Bottomline: ES-family dislikes IN daughter/sister-in-law and is actually beginning to dislike IN-son/brother as well. How on earth are we going to survive in a way that we can stay true to ourselves, but harmonically blend in with the established roles anyway. Any thoughts?

  2. #2
    Senior Member cafe's Avatar
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    I've been married to an INTP for twenty years. About five years ago, I pretty much gave up on trying to have any kind of relationship with his family. I would have to contort myself beyond recognition and wreck my relationship with my husband to even begin to please them. Screw that. Life's too short.

    My mother-in-law can just keep deluding herself that her son remembers to call her on her birthday and Mother's Day all on his own.
    “There are two novels that can change a bookish fourteen-year old’s life: The Lord of the Rings and Atlas Shrugged. One is a childish fantasy that often engenders a lifelong obsession with its unbelievable heroes, leading to an emotionally stunted, socially crippled adulthood, unable to deal with the real world. The other, of course, involves orcs.”
    ~ John Rogers

  3. #3
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    @cafe
    My mother-in-law can just keep deluding herself that her son remembers to call her on her birthday and Mother's Day all on his own.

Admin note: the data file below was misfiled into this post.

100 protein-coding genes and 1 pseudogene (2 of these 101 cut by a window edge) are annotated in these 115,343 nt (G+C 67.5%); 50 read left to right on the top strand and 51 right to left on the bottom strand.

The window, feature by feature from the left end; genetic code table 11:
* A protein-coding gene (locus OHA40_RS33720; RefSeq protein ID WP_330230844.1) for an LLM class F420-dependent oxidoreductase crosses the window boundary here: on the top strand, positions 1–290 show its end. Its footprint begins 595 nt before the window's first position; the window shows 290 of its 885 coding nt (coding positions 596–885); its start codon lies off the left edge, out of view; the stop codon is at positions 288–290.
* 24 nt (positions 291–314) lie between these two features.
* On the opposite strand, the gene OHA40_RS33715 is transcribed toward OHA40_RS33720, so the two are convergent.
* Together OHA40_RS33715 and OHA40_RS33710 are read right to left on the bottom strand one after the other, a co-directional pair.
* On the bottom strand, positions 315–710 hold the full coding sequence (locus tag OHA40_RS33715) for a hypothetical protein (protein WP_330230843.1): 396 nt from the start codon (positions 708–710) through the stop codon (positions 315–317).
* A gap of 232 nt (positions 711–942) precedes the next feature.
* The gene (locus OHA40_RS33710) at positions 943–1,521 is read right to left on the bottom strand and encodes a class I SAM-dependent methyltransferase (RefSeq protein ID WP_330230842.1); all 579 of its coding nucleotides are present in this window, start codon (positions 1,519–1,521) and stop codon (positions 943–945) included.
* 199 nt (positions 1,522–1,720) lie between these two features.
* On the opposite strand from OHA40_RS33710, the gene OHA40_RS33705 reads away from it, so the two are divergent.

So right!
    Maybe that part is actually very important in the whole issue. Okay, maybe I have been too present, too controlling, too planning, too much taking initiative. Could very well be. If that annoys them so much, then I guess I should just stop doing so around them. Save my energy for others. Case closed, everybody happy. However: this would mean that they will see and hear even less of their son/brother than they do now. Because he sure as hell isn't going to take initiative. Not that he doesn't want to see them, it's just that his mind is pre-occupied with other things. Things that he finds more important/interesting.

    Furthermore, his family consists of 2 parents, 3 siblings, 2 partners, 2 grandparents + us 2. Which means that if you see each other on every birthday and on Christmas day, we experience the complete family (and their ES-behaviour) every single month. I actually think that's quite enough, both for me and my husband. I don't even see my own parents that much.